A recent study in Canada reveals the increased risk of sports injuries when concussions are under reported, and thus under treated. Concussion physical therapist, Fred Stoot, BMRPT, shares the report’s findings:
“Some really good work has been done recently that’s been published in Ontario Canada, my home away from home. Ontario did a really interesting study that said of all concussions reported in the province, they felt that it was 50 percent under-reported. So, 50 percent of the time, concussions don’t get reported and for a variety of reasons. Because people didn’t
lose consciousness, they didn’t really feel they had that many symptoms under, you know, after getting hit or things like that. It’s 50 percent of the time. It is under-reported and there are a few issues with under reporting concussions.
We now know that if somebody has had a concussion, and basically it goes
untreated, you think, ‘I’m okay.’ So, you go back to playing sport. They know that those people are 34 percent more likely to sustain an orthopedic
injury within the first year of them returning to that sport. And that, at some level, is shocking.
And I think clinically, I’ve seen that through most of my career – somebody is running down the field and they turn and cut and they sustain an anterior cruciate ligament tear. Or they’ve had chronic ankle injuries.
And when you look at their history at some point, they have had a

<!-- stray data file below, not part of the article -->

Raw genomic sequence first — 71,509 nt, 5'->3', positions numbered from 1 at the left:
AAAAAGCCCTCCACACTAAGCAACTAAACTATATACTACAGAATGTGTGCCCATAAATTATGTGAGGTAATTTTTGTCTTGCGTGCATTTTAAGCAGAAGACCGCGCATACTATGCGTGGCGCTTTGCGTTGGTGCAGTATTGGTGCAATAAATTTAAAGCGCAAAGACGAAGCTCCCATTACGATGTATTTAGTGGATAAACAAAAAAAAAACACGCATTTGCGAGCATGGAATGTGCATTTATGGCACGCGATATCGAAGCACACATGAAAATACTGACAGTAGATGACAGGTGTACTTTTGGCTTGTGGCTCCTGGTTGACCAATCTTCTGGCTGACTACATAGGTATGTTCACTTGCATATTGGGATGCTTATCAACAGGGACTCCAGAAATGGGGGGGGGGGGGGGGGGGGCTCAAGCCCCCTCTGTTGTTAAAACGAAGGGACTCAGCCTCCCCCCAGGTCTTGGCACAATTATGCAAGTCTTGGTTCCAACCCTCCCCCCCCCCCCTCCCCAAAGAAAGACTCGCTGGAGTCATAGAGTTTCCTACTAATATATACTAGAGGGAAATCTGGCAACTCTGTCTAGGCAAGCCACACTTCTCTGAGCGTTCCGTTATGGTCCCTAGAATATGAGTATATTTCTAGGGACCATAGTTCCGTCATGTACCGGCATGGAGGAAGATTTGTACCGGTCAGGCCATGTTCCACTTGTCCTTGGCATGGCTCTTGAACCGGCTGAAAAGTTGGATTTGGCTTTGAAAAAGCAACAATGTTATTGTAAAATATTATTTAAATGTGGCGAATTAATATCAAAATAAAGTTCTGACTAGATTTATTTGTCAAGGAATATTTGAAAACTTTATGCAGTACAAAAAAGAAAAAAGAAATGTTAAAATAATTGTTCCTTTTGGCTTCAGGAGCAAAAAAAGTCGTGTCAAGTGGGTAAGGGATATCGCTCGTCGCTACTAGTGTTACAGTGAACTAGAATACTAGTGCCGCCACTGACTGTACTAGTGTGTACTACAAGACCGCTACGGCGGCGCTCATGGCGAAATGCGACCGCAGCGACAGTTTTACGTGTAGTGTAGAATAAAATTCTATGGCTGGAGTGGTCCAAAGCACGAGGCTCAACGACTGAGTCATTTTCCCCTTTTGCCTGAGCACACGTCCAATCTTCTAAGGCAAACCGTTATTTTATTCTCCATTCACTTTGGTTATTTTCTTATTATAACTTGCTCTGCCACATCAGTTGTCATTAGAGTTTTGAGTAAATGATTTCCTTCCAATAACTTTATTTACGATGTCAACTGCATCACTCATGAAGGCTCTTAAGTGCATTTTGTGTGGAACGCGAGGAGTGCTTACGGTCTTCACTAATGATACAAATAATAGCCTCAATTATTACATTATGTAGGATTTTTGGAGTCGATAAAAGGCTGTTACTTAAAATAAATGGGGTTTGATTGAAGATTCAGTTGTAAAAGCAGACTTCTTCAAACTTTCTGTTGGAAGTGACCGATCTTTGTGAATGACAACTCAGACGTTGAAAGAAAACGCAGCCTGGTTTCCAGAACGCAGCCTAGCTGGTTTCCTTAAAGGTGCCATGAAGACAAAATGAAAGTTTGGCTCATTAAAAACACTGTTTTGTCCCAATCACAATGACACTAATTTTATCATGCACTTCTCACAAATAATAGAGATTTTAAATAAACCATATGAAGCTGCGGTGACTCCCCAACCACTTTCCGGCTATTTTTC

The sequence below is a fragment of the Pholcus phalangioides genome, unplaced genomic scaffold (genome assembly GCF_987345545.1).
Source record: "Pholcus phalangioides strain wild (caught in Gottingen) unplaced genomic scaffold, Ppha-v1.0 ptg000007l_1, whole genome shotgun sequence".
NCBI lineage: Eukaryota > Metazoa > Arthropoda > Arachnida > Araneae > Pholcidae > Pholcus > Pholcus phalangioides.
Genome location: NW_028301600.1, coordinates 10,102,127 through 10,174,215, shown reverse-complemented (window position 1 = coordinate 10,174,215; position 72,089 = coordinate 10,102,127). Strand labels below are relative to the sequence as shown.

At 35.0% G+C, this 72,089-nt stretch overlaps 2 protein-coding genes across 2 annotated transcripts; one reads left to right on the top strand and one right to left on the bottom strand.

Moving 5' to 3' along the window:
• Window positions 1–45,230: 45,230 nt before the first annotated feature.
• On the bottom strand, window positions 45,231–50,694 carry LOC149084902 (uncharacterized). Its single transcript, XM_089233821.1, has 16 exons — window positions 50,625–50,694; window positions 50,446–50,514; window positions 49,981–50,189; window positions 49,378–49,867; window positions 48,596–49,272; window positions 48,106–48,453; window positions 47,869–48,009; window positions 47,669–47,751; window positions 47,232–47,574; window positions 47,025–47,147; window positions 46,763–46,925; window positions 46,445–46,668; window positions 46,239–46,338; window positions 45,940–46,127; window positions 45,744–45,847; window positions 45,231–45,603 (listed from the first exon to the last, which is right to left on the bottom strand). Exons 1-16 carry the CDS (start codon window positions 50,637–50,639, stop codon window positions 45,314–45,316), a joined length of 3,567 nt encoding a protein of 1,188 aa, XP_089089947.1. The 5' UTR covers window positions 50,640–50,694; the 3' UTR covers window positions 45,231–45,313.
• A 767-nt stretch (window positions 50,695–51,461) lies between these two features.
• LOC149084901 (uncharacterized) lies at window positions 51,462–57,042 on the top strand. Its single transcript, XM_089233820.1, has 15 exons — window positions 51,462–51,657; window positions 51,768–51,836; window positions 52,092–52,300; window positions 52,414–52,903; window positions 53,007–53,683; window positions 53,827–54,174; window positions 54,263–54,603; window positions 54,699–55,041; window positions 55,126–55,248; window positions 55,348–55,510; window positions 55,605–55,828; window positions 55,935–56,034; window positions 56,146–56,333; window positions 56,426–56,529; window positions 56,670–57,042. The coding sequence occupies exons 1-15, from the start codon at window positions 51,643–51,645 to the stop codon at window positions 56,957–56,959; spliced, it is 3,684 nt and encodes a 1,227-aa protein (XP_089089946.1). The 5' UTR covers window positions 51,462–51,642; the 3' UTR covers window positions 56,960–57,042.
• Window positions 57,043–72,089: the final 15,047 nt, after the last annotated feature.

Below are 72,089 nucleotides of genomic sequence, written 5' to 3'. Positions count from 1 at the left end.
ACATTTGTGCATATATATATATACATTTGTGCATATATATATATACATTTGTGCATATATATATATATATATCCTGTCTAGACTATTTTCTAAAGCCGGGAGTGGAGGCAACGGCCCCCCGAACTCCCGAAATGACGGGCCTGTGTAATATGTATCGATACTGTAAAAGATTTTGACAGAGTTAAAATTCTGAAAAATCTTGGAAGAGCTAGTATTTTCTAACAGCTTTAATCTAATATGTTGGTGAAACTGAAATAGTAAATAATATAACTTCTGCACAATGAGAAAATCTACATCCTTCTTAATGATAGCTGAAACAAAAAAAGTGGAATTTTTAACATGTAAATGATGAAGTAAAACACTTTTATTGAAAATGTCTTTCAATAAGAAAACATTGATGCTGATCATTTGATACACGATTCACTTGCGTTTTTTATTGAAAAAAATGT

concussion that they basically ignored – or felt that they had recovered from. But what didn’t recover is their reaction time.
And we now know that under treating a concussion or developing post-concussive syndrome makes you much more – makes you much more susceptible to orthopedic injuries. And we know it’s the ability of the body to react. And so what a concussion does is basically slow down your reaction time to incoming input. So, you’re playing a game and you’re just not quite as sharp as you should be – best way to describe it.
And what Ontario has pointed out is that with the underreporting, they wonder if that’s not why after a concussion – particularly at a high school level and a college level – when your brain isn’t totally mature and neither is your muscular skeletal system. That’s why they see such an increased incidence of injuries post-concussion or post-traumatic injury. Because kids simply need more help early on in concussion recovery – and by kids I mean you know immature athletes 18 to 25 – we’re seeing it early with 14, 15 year olds alike – that it’s critical that you recognize that you’ve sustained a concussion.
Secondarily, it’s critical that the right intervention takes place early. Again, at HDPT, I think we’ve done a really good job of identifying [concussion] early with our concussion testing. Secondarily, documenting what we need to do. And lastly, make sure you are in the best possible reactive muscular skeletal shape to go back and participate in your sport.”
The research suggests that when concussed athletes return to sport too early, they are at a greater risk for also sustaining orthopedic injuries. Their balance may be off. Their reaction time can be dulled. Their spatial awareness can be impaired. This strengthens the importance of immediate reporting and treatment of concussions.